M&S in strategy tweak, heavier online focus, fewer clothing stores
M&S results always make interesting reading so with warnings from analysts that the picture would be bleak for the half-year to September 30, did the chain live up (or down) to expectations when it reported on Wednesday morning?
Well, yes and no. The figures were a mixed bag of good news and bad. But what became most clear was that the sands are shifting fast under M&S as consumer behaviour changes and that last year’s big new strategy might be irrelevant this year, so change is the key theme.
And if you don't want to read further that change can be summed up in one (admittedly long) sentence: The company wants a much bigger chunk of its sales to be online and will close physical stores more quickly; it wants to be an essentials destination for clothing, especially key specialist areas (like lingerie) in which it's popular; and it still wants to grow in foods, but maybe not as fast as it had thought a year ago.
That means that while this time last year, a huge focus on the Foods division was the flagship strategy, that’s now being slowed and the big focus areas today are key categories within Clothing & Home as well as major digital expansion.
THE FIRST HALF
The shift has come after a six-month in which revenue rose slightly but underlying profit dropped, and in which M&S “made good progress in remedying the immediate and burning issues”. But while Clothing & Home and International ops improved, the Foods division, which had been the key growth area, “faced stronger headwinds”.
CEO Steve Rowe said that “in Clothing & Home early results are encouraging and in International we now have a profitable and robust business.”
M&S said Clothing & Home revenue was “level” (ie flat) but full-price sales were up 5.3% “due to better product at lower prices, fewer promotions and two fewer clearance sales.” The gross margin was up 140bps, as the company leveraged its sourcing capabilities and fully offset currency headwinds. Comp sales dipped, but only by a better-than-expected 0.7% and they improved in Q2 on the back of cool September weather.
But, of course, since the first half ended, we’ve had the October storm that has seen a raft of fashion retailers reporting slow sales. M&S didn’t have anything to say about that on Wednesday so we don’t know how hard it was hit.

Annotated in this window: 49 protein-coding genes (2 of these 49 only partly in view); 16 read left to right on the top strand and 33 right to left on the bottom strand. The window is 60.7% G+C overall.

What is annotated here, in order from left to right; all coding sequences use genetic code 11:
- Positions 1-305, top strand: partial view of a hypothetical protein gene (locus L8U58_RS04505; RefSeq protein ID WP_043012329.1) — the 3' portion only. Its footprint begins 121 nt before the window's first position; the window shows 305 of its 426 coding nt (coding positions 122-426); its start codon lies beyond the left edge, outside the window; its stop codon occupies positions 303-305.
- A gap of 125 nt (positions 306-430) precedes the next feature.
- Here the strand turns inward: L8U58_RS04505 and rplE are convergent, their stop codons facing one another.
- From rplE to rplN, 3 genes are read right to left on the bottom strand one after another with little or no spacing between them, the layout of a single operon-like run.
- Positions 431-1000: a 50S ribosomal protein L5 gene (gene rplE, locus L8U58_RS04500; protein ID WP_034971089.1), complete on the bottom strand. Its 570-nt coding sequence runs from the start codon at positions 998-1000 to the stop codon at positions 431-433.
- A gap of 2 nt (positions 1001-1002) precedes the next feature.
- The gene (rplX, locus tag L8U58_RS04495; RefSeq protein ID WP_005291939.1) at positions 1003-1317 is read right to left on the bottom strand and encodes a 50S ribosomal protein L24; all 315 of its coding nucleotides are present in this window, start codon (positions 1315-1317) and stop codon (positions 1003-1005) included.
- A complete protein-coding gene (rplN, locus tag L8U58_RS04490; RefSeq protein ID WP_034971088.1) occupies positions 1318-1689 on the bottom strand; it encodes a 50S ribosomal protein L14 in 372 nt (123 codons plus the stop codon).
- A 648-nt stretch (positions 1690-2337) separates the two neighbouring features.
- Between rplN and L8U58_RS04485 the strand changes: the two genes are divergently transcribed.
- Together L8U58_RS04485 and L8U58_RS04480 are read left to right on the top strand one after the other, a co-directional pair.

We do know that in H1, its star area, the Food division, also saw a comp sales dip. Overall revenue rose 4.4% here but this was driven by new stores and the gross margin was down 130bps due to higher costs and M&S not passing price rises on to customers.
It all added up to overall group revenue rising 2.6% to £5.125 billion, while comparable sales fell 0.3%. Underlying profit fell 5.3% to £219.1 million but net profit rose 432% to £84.6 million. Importantly, international profits trebled to £60.3 million as a result of “decisive action to reduce losses in owned markets, as well as favourable currency movements”.
So what comes next? As mentioned, a year ago, all the talk was about Food expansion. But today it said it will “reposition” its Food business including slowing its Simply Food store opening plan. Instead, the company now aims to “build on our progress in Clothing & Home to focus on becoming the UK's essential clothing retailer”.
That will see it accelerating its UK Clothing & Home “space rationalisation plan”, which means closing more stores. It also wants to get one-third of this division’s sales through online channels, as well as “substantially” cutting its cost base and it will “work with key International franchise partners to build a growing, profitable International business.”
This switch for a Foods to a Clothing & Home focus could seem like a see-saw strategy that’s more responsive to short-term consumer spending shifts than it should be.
However, there looks to be good commercial sense behind it. The company said that after closing some Clothing & Home-focused stores already, sales had transferred to other locations at better than expected rates, so speeding up further closures, space reduction and relocations seems logical.
“Our intention is to reshape the estate to focus on high volume locations with conforming store size and fit-for-purpose back-of-house facilities,” it said.
It also looks like it will put more focus on specialist clothing areas. The company admitted that its position in Clothing & Home has eroded over the last 15 years as e-tailers, foreign rivals and discounters have grabbed market share. But it said the business retains very strong market positions in lingerie, schoolwear, denim, suits and some other areas.
No surprise then that in Q2 it reallocated space in 56 stores from womenswear to “areas of growth opportunity” such as kidswear and interiors.
M&S still wants to become the UK's “essential clothing retailer and said it’s investing "to ensure that our quality is unrivalled at any given price point.”
It also plans to invest in its online capabilities “to ensure a more personalised and seamless customer journey, and much greater convenience” and expects its online share of sales to grow “very significantly”. That figure of one-third of Clothing & Home sales happening online won’t happen overnight but the firm said it’s a “medium term” aim. Online sales rose only 5.7% in the first half and still make up only a small proportion of the M&S total so the growth opportunity here is clearly large.
So it’s clear that the firm’s turnaround is still very much work in progress and change is on the horizon. With a new chairman, a new head of its non-food business, the departure of its fashion chief Jo Jenkins and the planned departure of its finance chief that was announced Wednesday, that would be change enough for many businesses. But it looks like change is going to go much deeper and be more longer lasting than expected. Watch this space.
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